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Plea against former addl judges returning to work dismissed

The Bombay High Court on Monday dismissed a PIL that took exception to former judges of the High Court practising in the same court after resigning

Written by Express News Service | Mumbai | Published: July 3, 2012 4:46:57 am

The Bombay High Court on Monday dismissed a PIL that took exception to former judges of the High Court practising in the same court after resigning.

A petition filed by activist Nitin Deshpande had urged the court to restrain five senior lawyers who resigned from the post of additional judges of the Bombay High Court from continuing their legal practice before the same court.

A Division Bench of Justice D Y Chandrachud and Justice R D Dhanuka,however,held that the constitutional prohibition on returning to the bar of the HC,where an individual formerly held a judge’s office,is restricted to permanent judges of the court and cannot be extended to additional judges.

“Our conclusion is that though the permanent and additional judges perform the same duties and functions,there is yet a cardinal distinction in the Constitution in the tenure of a permanent judge and an additional judge.”

While a permanent HC judge serves in his office till the age of retirement (62 years),an additional judge is appointed for a term of two years before he is confirmed as a permanent judge and is administered a separate oath,the court noted.

Deshpande’s lawyer Ashish Mehta had also argued that the a common man’s perception of a lawyer who has formerly been a judge of the HC is that he may be able to wield influence over the Bench. Justice Chandrachud,however,said there was no question of a former judge being favoured by the Bench. “That’s not how judges are trained to look at matters,” he said.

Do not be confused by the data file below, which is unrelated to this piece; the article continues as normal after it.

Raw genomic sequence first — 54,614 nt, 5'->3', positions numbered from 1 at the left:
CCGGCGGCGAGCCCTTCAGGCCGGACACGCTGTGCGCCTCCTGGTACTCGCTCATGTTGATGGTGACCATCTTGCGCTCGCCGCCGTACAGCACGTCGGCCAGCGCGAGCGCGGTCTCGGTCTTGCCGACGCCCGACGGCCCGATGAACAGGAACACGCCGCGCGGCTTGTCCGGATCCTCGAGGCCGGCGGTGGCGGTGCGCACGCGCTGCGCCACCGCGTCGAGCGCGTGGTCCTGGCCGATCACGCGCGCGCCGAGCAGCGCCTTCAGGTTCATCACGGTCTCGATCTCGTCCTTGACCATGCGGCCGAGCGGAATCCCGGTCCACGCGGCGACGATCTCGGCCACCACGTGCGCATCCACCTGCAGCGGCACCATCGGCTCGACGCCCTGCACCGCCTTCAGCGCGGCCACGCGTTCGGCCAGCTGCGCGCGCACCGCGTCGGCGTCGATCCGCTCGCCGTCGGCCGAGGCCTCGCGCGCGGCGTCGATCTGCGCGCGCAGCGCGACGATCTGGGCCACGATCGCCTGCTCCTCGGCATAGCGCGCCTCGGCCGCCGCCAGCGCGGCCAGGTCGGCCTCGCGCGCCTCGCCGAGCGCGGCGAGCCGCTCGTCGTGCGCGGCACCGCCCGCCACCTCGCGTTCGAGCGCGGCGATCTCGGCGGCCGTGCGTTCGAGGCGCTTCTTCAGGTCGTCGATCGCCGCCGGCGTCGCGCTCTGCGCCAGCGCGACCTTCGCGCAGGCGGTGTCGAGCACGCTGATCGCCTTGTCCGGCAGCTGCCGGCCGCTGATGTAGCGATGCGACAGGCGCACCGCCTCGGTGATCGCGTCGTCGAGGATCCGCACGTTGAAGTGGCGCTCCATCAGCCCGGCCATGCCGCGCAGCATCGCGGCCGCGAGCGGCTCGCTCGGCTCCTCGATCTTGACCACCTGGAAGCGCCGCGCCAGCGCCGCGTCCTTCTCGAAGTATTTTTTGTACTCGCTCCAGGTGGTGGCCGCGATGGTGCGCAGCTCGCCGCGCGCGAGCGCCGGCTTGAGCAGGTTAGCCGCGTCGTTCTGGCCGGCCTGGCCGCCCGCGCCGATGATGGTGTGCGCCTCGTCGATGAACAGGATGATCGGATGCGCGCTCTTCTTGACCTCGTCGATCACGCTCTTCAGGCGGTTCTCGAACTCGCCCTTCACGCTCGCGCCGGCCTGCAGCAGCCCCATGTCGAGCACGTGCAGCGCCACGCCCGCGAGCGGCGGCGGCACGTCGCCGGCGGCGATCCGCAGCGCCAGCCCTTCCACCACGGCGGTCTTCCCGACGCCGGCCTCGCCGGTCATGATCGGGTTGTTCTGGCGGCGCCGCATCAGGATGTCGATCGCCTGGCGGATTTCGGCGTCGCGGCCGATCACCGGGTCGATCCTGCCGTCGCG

He added,“Its a matter of concern for us as judges also. For us judgeship is a life-long exercise.” Justice Chandrachud,however,said a person may not always resign from an additional judge’s post for adverse reasons. He said there could be reasons of health or inability to cope with a judge’s tasks. “What do you do in such cases? Should they not practice at all?” the court asked.

A battery of senior lawyers representing the HC and the five former additional judges also submitted to the court that Article 220 of the Constitution that was amended in 1956 had restrained only permanent judges of a HC from practicing in the court where they have been judges. The counsels told the court that imposing the restrictions of a permanent judge on an additional judge “would then mean that there is nothing like an additional judge.”

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